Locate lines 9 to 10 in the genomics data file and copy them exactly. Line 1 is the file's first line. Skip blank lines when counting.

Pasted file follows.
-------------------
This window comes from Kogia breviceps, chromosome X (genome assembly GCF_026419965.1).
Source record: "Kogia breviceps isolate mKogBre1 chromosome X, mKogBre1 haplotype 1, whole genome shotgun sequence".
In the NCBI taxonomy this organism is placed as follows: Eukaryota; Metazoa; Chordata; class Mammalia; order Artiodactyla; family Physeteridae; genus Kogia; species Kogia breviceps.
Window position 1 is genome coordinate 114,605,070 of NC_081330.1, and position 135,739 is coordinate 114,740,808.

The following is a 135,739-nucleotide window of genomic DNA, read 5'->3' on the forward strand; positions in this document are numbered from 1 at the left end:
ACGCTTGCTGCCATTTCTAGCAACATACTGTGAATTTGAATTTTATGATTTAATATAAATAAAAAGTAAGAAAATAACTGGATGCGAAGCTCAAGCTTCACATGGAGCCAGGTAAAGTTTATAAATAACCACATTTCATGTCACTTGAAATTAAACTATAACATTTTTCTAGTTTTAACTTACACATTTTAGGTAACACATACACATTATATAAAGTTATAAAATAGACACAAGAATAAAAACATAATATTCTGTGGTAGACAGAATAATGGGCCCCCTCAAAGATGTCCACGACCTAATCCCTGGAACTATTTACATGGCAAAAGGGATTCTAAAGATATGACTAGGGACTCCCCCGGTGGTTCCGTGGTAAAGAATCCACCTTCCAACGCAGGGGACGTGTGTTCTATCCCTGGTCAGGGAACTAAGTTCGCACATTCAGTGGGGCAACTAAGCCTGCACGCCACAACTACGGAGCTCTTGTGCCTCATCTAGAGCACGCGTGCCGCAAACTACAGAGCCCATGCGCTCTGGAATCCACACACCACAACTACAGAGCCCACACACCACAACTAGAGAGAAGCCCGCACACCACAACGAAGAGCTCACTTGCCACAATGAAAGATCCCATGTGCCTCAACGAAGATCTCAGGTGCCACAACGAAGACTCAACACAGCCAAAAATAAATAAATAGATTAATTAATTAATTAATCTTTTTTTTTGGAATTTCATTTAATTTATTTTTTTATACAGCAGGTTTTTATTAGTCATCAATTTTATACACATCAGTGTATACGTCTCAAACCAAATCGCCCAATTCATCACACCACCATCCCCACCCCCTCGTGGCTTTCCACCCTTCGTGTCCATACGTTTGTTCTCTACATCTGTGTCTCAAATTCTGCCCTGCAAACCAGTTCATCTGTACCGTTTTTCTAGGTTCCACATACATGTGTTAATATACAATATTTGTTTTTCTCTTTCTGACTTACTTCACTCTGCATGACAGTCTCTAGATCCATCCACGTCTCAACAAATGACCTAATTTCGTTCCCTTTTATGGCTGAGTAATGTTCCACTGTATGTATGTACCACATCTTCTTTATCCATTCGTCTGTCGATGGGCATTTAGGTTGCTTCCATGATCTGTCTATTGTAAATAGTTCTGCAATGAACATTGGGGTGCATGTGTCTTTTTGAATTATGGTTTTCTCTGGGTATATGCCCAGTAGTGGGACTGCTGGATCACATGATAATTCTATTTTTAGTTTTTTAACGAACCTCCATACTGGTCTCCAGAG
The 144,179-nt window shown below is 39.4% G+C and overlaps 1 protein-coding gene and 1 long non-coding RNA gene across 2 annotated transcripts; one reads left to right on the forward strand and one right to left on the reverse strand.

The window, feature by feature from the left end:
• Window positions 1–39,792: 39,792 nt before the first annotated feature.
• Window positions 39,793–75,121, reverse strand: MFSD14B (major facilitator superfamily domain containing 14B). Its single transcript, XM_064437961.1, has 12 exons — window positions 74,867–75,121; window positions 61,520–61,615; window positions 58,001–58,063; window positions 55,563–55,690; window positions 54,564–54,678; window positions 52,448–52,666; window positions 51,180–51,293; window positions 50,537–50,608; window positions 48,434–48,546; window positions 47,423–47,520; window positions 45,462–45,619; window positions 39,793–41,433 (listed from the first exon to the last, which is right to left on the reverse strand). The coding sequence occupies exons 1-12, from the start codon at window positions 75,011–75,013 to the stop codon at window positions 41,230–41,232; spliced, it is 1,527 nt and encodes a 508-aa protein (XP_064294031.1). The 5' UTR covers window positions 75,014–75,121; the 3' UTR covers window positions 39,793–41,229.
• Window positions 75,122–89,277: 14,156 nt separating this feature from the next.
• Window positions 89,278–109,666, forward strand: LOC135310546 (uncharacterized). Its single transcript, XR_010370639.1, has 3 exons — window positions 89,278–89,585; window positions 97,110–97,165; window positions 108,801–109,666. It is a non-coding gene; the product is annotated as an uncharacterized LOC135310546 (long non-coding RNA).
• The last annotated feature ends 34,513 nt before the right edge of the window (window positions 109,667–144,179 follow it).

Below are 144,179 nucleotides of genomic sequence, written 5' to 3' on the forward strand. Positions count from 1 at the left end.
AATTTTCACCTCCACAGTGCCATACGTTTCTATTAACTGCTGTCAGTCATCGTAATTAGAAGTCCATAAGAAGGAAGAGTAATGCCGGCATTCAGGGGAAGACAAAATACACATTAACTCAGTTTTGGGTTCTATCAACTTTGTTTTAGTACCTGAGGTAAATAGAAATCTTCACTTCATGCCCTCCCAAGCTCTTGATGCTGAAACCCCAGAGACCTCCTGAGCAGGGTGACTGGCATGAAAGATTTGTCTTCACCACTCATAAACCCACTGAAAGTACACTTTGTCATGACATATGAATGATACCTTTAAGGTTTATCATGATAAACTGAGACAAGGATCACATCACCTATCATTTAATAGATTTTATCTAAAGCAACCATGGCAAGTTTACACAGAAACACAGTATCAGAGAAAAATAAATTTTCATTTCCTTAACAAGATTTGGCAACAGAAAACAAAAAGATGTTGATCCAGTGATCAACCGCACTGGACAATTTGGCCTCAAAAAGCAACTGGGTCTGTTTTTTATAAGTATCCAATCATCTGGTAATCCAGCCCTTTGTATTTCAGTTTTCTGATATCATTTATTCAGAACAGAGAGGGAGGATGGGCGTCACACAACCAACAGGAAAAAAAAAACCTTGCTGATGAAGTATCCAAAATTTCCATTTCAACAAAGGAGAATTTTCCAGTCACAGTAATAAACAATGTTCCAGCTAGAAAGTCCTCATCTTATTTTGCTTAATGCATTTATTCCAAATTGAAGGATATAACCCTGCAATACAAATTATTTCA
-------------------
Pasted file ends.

• Window positions 1–39,792: 39,792 nt before the first annotated feature.
• Window positions 39,793–75,121, reverse strand: MFSD14B (major facilitator superfamily domain containing 14B). Its single transcript, XM_064437961.1, has 12 exons — window positions 74,867–75,121; window positions 61,520–61,615; window positions 58,001–58,063; window positions 55,563–55,690; window positions 54,564–54,678; window positions 52,448–52,666; window positions 51,180–51,293; window positions 50,537–50,608; window positions 48,434–48,546; window positions 47,423–47,520; window positions 45,462–45,619; window positions 39,793–41,433 (listed from the first exon to the last, which is right to left on the reverse strand). The coding sequence occupies exons 1-12, from the start codon at window positions 75,011–75,013 to the stop codon at window positions 41,230–41,232; spliced, it is 1,527 nt and encodes a 508-aa protein (XP_064294031.1). The 5' UTR covers window positions 75,014–75,121; the 3' UTR covers window positions 39,793–41,229.